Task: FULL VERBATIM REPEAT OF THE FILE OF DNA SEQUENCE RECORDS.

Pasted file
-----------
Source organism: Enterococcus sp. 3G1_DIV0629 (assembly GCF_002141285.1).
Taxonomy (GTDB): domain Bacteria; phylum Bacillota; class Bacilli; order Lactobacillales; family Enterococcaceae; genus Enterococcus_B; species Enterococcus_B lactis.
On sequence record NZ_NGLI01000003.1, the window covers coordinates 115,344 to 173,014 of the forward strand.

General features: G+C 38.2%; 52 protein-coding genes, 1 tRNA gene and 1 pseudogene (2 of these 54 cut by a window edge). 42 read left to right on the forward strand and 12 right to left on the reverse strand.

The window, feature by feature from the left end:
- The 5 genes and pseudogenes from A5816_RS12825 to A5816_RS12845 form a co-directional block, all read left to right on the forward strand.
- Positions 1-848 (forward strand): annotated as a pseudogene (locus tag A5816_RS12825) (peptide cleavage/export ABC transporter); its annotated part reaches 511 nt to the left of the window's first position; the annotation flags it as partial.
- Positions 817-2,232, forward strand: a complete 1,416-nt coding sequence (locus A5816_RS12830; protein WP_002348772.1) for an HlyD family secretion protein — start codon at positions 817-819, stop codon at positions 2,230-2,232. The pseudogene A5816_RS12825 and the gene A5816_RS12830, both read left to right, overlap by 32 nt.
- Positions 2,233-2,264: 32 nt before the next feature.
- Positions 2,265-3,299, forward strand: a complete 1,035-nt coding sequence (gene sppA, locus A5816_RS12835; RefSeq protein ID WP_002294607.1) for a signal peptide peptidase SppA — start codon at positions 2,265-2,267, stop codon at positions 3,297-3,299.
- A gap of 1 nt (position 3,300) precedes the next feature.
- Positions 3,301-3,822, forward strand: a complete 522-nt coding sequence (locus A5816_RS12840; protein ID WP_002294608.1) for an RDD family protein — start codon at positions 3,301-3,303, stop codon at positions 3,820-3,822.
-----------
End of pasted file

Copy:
Source organism: Enterococcus sp. 3G1_DIV0629 (assembly GCF_002141285.1).
Taxonomy (GTDB): domain Bacteria; phylum Bacillota; class Bacilli; order Lactobacillales; family Enterococcaceae; genus Enterococcus_B; species Enterococcus_B lactis.
On sequence record NZ_NGLI01000003.1, the window covers coordinates 115,344 to 173,014 of the forward strand.

General features: G+C 38.2%; 52 protein-coding genes, 1 tRNA gene and 1 pseudogene (2 of these 54 cut by a window edge). 42 read left to right on the forward strand and 12 right to left on the reverse strand.

The window, feature by feature from the left end:
- The 5 genes and pseudogenes from A5816_RS12825 to A5816_RS12845 form a co-directional block, all read left to right on the forward strand.
- Positions 1-848 (forward strand): annotated as a pseudogene (locus tag A5816_RS12825) (peptide cleavage/export ABC transporter); its annotated part reaches 511 nt to the left of the window's first position; the annotation flags it as partial.
- Positions 817-2,232, forward strand: a complete 1,416-nt coding sequence (locus A5816_RS12830; protein WP_002348772.1) for an HlyD family secretion protein — start codon at positions 817-819, stop codon at positions 2,230-2,232. The pseudogene A5816_RS12825 and the gene A5816_RS12830, both read left to right, overlap by 32 nt.
- Positions 2,233-2,264: 32 nt before the next feature.
- Positions 2,265-3,299, forward strand: a complete 1,035-nt coding sequence (gene sppA, locus A5816_RS12835; RefSeq protein ID WP_002294607.1) for a signal peptide peptidase SppA — start codon at positions 2,265-2,267, stop codon at positions 3,297-3,299.
- A gap of 1 nt (position 3,300) precedes the next feature.
- Positions 3,301-3,822, forward strand: a complete 522-nt coding sequence (locus A5816_RS12840; protein ID WP_002294608.1) for an RDD family protein — start codon at positions 3,301-3,303, stop codon at positions 3,820-3,822.